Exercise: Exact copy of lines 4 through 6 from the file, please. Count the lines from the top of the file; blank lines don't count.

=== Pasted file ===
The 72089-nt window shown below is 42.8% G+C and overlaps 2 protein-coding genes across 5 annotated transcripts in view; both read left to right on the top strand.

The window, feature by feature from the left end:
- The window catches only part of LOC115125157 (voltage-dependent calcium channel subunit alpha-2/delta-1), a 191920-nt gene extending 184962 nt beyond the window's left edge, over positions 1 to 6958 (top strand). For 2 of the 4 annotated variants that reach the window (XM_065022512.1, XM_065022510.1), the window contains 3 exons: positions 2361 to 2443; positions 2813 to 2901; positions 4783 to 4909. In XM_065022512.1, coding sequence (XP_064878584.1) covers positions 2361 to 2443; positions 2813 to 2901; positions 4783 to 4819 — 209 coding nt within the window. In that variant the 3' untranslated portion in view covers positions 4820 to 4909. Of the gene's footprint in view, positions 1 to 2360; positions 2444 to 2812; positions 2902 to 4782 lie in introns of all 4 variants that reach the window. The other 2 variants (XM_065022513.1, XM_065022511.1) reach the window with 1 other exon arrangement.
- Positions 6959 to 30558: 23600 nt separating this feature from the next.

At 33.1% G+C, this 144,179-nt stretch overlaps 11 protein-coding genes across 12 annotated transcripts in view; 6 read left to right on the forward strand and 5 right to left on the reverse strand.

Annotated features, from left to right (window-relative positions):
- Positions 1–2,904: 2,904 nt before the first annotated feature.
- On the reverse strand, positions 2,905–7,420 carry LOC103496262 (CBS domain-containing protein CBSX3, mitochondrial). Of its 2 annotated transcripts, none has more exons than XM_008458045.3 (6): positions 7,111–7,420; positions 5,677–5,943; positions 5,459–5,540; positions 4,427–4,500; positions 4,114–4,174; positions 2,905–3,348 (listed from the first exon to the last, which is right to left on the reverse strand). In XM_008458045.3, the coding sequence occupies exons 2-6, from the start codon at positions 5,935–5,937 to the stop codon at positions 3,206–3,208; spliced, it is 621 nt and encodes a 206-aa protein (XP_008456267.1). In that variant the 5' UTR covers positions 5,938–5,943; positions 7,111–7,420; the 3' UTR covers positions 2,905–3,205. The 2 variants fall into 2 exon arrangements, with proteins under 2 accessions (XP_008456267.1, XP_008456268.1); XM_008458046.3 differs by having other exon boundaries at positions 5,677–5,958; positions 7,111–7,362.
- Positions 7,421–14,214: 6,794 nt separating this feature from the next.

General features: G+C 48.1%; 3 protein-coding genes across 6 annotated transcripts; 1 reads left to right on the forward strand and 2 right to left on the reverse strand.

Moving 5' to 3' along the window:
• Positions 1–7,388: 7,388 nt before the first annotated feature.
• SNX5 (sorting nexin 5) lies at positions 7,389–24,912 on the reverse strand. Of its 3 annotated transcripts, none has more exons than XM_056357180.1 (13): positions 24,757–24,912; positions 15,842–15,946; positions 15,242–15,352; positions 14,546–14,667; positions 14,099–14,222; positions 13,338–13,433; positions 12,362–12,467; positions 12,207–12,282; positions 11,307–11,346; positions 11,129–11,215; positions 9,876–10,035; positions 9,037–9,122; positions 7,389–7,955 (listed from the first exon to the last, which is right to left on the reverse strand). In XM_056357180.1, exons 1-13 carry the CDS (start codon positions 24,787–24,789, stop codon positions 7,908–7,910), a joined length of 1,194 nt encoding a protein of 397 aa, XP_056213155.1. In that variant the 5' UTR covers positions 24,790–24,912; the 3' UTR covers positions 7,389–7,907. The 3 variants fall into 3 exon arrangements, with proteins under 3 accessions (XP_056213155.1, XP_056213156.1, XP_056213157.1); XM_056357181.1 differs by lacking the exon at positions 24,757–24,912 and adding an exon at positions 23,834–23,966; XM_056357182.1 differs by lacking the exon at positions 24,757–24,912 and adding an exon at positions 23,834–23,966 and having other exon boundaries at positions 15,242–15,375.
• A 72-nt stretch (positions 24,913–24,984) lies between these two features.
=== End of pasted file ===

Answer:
- Positions 6959 to 30558: 23600 nt separating this feature from the next.

At 33.1% G+C, this 144,179-nt stretch overlaps 11 protein-coding genes across 12 annotated transcripts in view; 6 read left to right on the forward strand and 5 right to left on the reverse strand.

Annotated features, from left to right (window-relative positions):